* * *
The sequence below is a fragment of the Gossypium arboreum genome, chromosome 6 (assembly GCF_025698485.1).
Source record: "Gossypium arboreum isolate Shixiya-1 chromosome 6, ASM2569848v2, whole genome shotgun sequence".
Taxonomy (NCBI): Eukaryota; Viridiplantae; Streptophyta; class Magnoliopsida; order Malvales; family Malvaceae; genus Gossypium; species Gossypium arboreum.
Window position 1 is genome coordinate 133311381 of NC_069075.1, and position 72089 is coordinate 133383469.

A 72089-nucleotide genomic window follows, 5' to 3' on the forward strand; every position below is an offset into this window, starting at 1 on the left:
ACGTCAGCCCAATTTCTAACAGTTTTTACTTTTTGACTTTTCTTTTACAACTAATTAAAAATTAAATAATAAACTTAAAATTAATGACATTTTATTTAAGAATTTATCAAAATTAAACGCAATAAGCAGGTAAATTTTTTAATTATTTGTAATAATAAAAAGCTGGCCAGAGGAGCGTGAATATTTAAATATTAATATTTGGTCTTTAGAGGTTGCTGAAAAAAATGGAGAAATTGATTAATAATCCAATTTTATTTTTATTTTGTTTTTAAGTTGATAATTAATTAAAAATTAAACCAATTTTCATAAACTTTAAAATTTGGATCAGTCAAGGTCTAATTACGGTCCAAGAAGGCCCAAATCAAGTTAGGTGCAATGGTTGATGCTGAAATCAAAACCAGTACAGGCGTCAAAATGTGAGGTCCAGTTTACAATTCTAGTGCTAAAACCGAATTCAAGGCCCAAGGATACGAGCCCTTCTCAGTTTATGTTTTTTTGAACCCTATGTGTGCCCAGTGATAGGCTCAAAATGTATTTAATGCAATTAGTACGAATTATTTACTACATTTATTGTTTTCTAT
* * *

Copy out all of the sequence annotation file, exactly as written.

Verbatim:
The sequence below is a fragment of the Gossypium arboreum genome, chromosome 6 (assembly GCF_025698485.1).
Source record: "Gossypium arboreum isolate Shixiya-1 chromosome 6, ASM2569848v2, whole genome shotgun sequence".
Taxonomy (NCBI): Eukaryota; Viridiplantae; Streptophyta; class Magnoliopsida; order Malvales; family Malvaceae; genus Gossypium; species Gossypium arboreum.
Window position 1 is genome coordinate 133311381 of NC_069075.1, and position 72089 is coordinate 133383469.

A 72089-nucleotide genomic window follows, 5' to 3' on the forward strand; every position below is an offset into this window, starting at 1 on the left:
ACGTCAGCCCAATTTCTAACAGTTTTTACTTTTTGACTTTTCTTTTACAACTAATTAAAAATTAAATAATAAACTTAAAATTAATGACATTTTATTTAAGAATTTATCAAAATTAAACGCAATAAGCAGGTAAATTTTTTAATTATTTGTAATAATAAAAAGCTGGCCAGAGGAGCGTGAATATTTAAATATTAATATTTGGTCTTTAGAGGTTGCTGAAAAAAATGGAGAAATTGATTAATAATCCAATTTTATTTTTATTTTGTTTTTAAGTTGATAATTAATTAAAAATTAAACCAATTTTCATAAACTTTAAAATTTGGATCAGTCAAGGTCTAATTACGGTCCAAGAAGGCCCAAATCAAGTTAGGTGCAATGGTTGATGCTGAAATCAAAACCAGTACAGGCGTCAAAATGTGAGGTCCAGTTTACAATTCTAGTGCTAAAACCGAATTCAAGGCCCAAGGATACGAGCCCTTCTCAGTTTATGTTTTTTTGAACCCTATGTGTGCCCAGTGATAGGCTCAAAATGTATTTAATGCAATTAGTACGAATTATTTACTACATTTATTGTTTTCTAT